Each of us is shaped by the place we’re from—and wine is no different. The origin of a wine tells you what you can expect from a bottle, from taste and flavor profile to price. It also guarantees a certain level of quality. Nobody wants to blow $65 on a counterfeit bottle of “Champagne.”
Simply put, an appellation is a legally defined and protected region. In the context of wine, the classification indicates where the grapes are grown, but appellations are also used for other products like cheese, chocolate, and coffee. These systems work to shield producers from imitators and give consumers a reference point for comparing wines.
Laws and regulations vary from appellation to appellation, but in general, the rules dictate which grapes can be used and how they’re grown and what styles of winemaking are permitted. There are distinctive characteristics associated with certain appellations, like the mineral freshness of wine from Muscadet, in the Loire Valley, or the refined bubbles of Champagne.
It would take a lifetime to learn the ins and outs of every appellation in the world. But developing a basic sense of how these systems work will allow you to more easily discover wines you’ll love. Read on for an explainer on the term, plus a general overview of the complex appellation system in France.
Location, Location, Location
Most countries organize their appellation systems in terms of increasing specificity, so it’s not uncommon to find appellations within appellations. Bordeaux, for example, encompasses 65 appellations. To understand how this works, it’s helpful to imagine a target with an outer ring encompassing an area as broad as a province or state. Wine from that ring, or place, can be made with grapes grown anywhere in that region. As the ring on the target narrows, so does the area from which the grapes can come. Some appellations, like the Château-Grillet AOC in France’s Rhône Valley, encompass a single vineyard.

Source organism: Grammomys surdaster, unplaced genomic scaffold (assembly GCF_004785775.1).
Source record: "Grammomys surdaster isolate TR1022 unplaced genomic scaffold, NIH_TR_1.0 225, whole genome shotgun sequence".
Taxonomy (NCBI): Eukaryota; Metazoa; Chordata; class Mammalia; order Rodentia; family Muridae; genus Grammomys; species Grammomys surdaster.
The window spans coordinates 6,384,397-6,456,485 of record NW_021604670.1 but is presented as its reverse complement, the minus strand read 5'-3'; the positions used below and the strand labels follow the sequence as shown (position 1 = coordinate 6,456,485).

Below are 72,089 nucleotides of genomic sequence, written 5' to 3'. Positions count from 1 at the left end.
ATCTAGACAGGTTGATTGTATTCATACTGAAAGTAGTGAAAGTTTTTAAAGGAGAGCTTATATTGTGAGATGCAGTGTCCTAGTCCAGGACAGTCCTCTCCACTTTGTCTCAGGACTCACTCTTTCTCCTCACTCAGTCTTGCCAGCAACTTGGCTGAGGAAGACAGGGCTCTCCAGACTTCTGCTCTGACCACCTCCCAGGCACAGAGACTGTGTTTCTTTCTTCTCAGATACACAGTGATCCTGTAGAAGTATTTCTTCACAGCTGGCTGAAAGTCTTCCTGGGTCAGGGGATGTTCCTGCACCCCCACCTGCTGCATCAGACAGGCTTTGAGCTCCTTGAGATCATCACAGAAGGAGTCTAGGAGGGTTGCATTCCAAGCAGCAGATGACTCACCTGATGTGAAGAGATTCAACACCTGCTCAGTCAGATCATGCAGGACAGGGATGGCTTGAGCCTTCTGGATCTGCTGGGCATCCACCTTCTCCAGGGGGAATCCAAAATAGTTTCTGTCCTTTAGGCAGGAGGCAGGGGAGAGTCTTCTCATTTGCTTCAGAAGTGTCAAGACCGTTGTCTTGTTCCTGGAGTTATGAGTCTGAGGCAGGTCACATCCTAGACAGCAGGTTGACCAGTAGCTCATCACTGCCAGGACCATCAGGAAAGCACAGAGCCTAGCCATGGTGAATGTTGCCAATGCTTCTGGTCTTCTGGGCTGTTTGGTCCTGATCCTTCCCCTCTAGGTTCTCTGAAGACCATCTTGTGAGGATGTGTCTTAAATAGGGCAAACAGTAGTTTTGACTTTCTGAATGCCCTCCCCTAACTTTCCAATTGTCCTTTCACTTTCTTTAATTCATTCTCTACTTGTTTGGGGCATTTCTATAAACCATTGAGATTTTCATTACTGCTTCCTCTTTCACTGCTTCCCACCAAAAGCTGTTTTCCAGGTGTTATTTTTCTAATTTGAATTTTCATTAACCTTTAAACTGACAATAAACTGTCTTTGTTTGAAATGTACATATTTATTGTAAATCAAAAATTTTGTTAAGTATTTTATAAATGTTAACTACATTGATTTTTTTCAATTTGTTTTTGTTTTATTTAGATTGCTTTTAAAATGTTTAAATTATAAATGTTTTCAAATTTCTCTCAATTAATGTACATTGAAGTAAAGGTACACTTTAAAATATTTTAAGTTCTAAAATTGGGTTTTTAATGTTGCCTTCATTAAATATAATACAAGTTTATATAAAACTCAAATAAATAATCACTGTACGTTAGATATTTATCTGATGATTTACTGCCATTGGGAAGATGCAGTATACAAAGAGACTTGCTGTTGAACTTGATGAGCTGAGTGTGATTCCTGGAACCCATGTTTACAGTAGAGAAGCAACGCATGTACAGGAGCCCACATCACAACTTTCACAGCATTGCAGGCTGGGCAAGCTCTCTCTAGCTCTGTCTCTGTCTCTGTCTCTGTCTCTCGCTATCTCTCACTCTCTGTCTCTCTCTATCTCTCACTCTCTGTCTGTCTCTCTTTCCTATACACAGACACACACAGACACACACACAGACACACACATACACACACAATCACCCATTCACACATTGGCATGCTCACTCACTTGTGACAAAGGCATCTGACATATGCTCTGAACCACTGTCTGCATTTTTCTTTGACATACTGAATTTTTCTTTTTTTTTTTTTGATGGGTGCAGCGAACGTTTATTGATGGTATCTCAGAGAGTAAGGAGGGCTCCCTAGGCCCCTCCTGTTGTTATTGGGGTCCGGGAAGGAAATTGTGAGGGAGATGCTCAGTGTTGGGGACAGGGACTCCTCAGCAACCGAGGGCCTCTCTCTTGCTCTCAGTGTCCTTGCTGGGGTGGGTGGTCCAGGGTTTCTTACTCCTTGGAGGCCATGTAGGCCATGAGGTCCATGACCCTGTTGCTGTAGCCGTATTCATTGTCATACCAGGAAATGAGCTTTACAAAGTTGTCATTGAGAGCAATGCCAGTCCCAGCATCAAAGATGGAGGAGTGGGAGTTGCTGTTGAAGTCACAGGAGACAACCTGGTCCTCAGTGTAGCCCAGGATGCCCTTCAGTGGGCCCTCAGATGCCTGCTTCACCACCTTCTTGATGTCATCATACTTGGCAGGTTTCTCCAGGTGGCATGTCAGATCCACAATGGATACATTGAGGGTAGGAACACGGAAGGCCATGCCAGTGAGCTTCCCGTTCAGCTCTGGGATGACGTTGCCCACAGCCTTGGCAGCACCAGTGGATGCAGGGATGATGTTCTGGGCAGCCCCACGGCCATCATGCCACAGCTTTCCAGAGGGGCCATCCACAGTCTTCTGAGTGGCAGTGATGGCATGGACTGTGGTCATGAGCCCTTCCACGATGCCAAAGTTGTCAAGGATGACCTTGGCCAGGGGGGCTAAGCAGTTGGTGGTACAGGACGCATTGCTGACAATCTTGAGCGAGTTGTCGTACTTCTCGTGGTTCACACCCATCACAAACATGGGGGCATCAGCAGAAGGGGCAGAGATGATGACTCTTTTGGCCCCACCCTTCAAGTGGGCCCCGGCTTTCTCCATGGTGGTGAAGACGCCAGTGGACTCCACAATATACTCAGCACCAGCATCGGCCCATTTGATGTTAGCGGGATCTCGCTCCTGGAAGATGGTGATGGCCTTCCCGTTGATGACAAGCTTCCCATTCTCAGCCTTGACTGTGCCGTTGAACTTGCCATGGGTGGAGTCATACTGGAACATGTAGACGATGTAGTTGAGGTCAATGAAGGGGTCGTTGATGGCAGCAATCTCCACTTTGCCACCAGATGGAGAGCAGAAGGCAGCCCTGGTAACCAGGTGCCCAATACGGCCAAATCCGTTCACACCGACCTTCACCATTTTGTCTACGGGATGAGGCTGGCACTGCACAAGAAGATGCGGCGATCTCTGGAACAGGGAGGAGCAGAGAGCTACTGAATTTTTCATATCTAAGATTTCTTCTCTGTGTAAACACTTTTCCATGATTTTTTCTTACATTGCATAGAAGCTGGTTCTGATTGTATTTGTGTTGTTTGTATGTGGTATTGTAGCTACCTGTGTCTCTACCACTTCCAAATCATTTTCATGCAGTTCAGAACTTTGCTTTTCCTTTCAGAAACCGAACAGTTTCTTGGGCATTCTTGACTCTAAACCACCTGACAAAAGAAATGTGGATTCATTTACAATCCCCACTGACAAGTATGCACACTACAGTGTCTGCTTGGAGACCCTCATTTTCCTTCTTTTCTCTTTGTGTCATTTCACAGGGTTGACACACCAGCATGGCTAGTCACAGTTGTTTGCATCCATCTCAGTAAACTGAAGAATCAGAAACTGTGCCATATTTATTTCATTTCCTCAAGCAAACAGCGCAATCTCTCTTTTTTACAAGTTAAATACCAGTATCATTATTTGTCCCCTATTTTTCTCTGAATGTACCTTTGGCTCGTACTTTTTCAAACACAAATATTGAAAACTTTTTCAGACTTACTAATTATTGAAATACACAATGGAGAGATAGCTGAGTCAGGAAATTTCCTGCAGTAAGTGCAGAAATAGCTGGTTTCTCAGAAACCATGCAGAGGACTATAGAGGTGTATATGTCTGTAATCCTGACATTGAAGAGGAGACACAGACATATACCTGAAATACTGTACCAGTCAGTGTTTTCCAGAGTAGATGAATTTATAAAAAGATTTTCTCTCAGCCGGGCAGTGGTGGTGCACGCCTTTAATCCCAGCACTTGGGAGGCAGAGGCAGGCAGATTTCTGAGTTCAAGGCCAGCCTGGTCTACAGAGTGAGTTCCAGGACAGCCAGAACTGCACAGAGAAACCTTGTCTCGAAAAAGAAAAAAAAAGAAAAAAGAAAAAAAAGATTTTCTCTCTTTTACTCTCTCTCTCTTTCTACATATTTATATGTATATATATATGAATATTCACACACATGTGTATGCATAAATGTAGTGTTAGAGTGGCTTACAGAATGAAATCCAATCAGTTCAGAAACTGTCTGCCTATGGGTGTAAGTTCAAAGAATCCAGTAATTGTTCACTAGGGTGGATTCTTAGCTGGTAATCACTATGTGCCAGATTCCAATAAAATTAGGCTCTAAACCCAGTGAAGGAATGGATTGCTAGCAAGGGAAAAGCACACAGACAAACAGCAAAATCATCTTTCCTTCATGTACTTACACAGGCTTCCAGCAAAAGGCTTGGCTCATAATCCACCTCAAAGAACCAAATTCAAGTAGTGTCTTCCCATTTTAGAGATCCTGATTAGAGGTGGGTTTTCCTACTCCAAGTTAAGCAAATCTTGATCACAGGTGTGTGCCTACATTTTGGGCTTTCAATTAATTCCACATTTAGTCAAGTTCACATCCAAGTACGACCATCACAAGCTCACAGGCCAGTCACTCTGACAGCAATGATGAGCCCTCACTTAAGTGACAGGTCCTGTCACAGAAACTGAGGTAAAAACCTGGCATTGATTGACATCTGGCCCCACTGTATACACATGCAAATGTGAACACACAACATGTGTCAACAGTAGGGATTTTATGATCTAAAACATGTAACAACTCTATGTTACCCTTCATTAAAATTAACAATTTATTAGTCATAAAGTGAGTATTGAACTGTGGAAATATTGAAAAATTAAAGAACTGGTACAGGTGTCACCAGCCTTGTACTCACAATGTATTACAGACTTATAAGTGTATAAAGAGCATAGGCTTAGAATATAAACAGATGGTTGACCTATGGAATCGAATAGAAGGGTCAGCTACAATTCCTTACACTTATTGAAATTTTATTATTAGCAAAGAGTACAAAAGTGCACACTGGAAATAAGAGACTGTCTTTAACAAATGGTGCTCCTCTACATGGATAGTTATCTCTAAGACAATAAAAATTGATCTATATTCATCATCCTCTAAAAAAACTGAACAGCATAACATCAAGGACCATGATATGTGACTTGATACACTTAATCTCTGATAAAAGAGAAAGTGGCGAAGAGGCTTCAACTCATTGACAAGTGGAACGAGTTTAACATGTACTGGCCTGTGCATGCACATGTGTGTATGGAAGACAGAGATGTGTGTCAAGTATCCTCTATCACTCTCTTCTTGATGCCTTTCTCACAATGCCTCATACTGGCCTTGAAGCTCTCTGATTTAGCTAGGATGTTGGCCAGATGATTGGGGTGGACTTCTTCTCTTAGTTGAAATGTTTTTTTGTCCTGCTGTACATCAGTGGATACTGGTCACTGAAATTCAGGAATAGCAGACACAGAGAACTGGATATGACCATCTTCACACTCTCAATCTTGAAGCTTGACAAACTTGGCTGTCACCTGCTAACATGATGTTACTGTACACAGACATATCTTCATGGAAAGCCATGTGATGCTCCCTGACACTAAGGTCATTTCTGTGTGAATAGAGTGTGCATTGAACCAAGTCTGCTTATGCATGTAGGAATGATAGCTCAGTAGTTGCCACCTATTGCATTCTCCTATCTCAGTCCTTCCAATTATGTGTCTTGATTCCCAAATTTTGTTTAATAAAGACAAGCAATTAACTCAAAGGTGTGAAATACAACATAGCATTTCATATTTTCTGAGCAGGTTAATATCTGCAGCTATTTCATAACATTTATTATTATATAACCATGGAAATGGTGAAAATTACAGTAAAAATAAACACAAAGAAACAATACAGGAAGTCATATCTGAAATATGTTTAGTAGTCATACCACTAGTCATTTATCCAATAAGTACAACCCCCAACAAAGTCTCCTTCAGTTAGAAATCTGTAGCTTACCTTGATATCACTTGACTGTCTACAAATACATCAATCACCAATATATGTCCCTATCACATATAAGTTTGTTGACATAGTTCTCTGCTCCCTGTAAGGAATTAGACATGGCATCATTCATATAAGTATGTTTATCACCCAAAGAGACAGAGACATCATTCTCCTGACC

In most places, the smaller and more specific an appellation, the more prestigious its wines are considered. This is partly due to the stringency of the regulations in these places.
France’s Appellation System: AOP/AOC
Every wine-producing country has its own regional classification system. In France, it’s the Appellation d’Origine Protégée (AOP). In 1937, France introduced this system, then called the Appellation d’Origine Contrôlée (AOC). Its name was officially changed in 2009 to reflect the standards set by the World Trade Organisation. Still, you’re just as likely to see either term on wine labels today.
The broadest labeling category is Vin de France. In this tier, the least regulated of the rings, grapes can come from anywhere in France. The next level down is Indication Géographique Protégée (IGP), which is a broad regional designation. This category grants winemakers a lot of stylistic freedom, so many producers use this designation for more experimental wines that don’t fit within the stricter regulations of more specific designations. We then move down to the AOP/AOC level, which is even more tightly regulated.
That’s the basic model, and things continue to get more specific from there. Every major French region organizes its classification system a little bit differently, but they all have regional (and usually sub-regional) designations (ex: Bourgogne for Burgundy, or Côtes du Rhône in the Rhône Valley). Then there are specific AOP designations for villages or communes with a proven consistency and quality of wines. Some regions go even further and have ranked classifications for particular vineyards, as is the case in Burgundy, Alsace, and Champagne, or for specific châteaux, as is the case on the Left Bank of Bordeaux.
If your head is starting to spin, don’t fret. There’s no need to get mired down in details when you’re starting out. However, it’s worth learning the major regions and the grapes associated with them so that you can more readily discover wine that suits your taste. Once you begin to identify your favorite regions, start to familiarize yourself with the major appellations. As you start to pay closer attention, you might find that you tend to prefer the wines from certain villages—which will make the selection process at a wine store that much easier. Our recommendation: Taste widely and have fun!